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Game Review

Monster Hunter Tri wants you to imagine living in a world filled with … monsters. These dinosaurs/dragons come in all shapes and sizes—some almost petite and cute, others lumbering in at the 30-foot range, with fire-breathing, ragged-toothed maws or blow-out-all-your-circuits electrical shock tails. And a tribe of friendly fishermen and merchants are looking to you as their monster-whooping savior. Gulp!

Common sense will tell you that just picking up a big stick and running out to thump the nasties isn't the best course of action. So you'll need to build up your slashing and smashing skills or, with a little foraging and experimentation, concoct some heavy-duty weaponry and fire-proof armor. A little hard work on the front end could very well help you avoid becoming a lump of overly eager toe jam on the back end.

A Beastly Beauty
Reading this review could easily be the very first time you've heard of this 100-plus hour role-playing game. But the Monster Hunter series has actually been around for a while. It's a big, multimillion-selling franchise in Japan that's now hoping to gain a clawhold here in the U.S., too.

Aiding that pursuit is the fact that this is one of the more visually interesting games that's been released for the Wii console. The primitive paradise that gamers run around in is varied and beautiful—ranging from shadowed forests to lava-encrusted volcanoes to dank caverns to mountainous crags to underwater chasms.

To explore it, you pick up your wireless remote (or the optional Classic Controller Pro) and create a young hunter who's called on to help the residents of the Moga fishing village. You slowly sharpen your tracking and monster-mashing skills by taking on village missions and then larger guild quests that send you into the surrounding wilds to kill bigger and bigger beasties.

During the course of things, hunters harvest meat and other valuable materials from the fallen critters, plant and gather special herbs and mushrooms, dig up rocks, bones and ore for armor and weapon building. When you're ready (or at least the game thinks you're ready), it's on to the big headliners. Unlike a lot of video game creatures, these raging beasts have a nature-documentary realism about them. And you're never quite sure how the sometimes screeching, sometimes wheezing, sometimes thundering, sometimes deceptively quick behemoths will react. Will they battle alone or unexpectedly bellow and call other snarlers into the fray? Will your scaly opponent stare you down with fiery eyes and flaring nostrils or just go berserk and become a whirling, 30-ton buzz saw? Whatever the outcome, the monsters' organic AI reactions are always a challenge to second-guess.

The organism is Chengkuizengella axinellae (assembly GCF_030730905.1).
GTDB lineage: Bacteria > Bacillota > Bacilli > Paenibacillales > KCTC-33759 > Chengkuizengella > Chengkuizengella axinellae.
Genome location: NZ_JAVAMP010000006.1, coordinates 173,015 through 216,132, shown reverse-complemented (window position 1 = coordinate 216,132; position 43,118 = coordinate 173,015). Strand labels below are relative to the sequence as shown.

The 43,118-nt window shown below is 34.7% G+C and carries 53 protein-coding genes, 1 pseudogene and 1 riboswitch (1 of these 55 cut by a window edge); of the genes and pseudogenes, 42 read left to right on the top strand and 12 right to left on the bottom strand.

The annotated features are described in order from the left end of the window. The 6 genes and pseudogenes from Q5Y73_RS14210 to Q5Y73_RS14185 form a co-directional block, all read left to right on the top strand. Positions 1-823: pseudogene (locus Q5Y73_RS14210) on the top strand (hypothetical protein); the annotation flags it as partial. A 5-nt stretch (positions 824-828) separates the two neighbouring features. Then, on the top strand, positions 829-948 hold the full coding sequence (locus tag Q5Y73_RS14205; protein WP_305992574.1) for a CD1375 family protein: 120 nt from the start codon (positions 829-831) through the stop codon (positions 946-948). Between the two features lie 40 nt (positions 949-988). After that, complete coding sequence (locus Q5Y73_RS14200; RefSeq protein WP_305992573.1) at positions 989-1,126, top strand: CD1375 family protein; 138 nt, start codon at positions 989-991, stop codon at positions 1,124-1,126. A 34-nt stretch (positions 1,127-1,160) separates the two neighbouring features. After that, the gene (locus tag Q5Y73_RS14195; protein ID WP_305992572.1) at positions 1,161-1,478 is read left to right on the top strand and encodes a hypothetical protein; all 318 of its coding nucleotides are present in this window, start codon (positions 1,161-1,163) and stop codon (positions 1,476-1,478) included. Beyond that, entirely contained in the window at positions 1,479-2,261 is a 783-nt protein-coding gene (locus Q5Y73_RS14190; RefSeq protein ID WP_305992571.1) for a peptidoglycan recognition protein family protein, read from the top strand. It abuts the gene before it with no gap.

The Temperature of the Tar Pits
There is a lot of close-combat colossus-killing going on in Monster Hunter. An arsenal of blades, hammers, axes, lances and blowguns generate dark splashes when players wallop sea dragons, giant insects and dino-like adversaries. Dying creatures sometimes spasm. (Flesh is never visually rent and the fallen quickly disappear.) If you end up on the short end of a claw, you give off your own dark splash—and the game reboots at the nearby camp.

Conversations are filled with witticisms and stories of the village—not innuendo or cursing. When your big strong monster hunter visits a female merchant, he might receive an "oh, you're so brave and handsome" wink, but nothing more. But players can link up with friends for an online monster hunt—complemented by teammates sitting down together and getting drunk.

Still, this game's biggest drawback may well be its many long hours spent wandering through virtual woods plucking special mushrooms or snipping obscure herbs. And it's a price you must pay for the chance to puff up your digital chest and carry the really big stone hammer in this neck of the jungle.

Positive Elements

Spiritual Content

Sexual Content

Violent Content

Crude or Profane Language

Drug and Alcohol Content

Other Negative Elements

Conclusion

Pro-social Content

Objectionable Content

Summary Advisory

Plot Summary

Christian Beliefs

Other Belief Systems

Authority Roles

Profanity/Violence

Kissing/Sex/Homosexuality

Discussion Topics

Additional Comments/Notes

Episode Reviews

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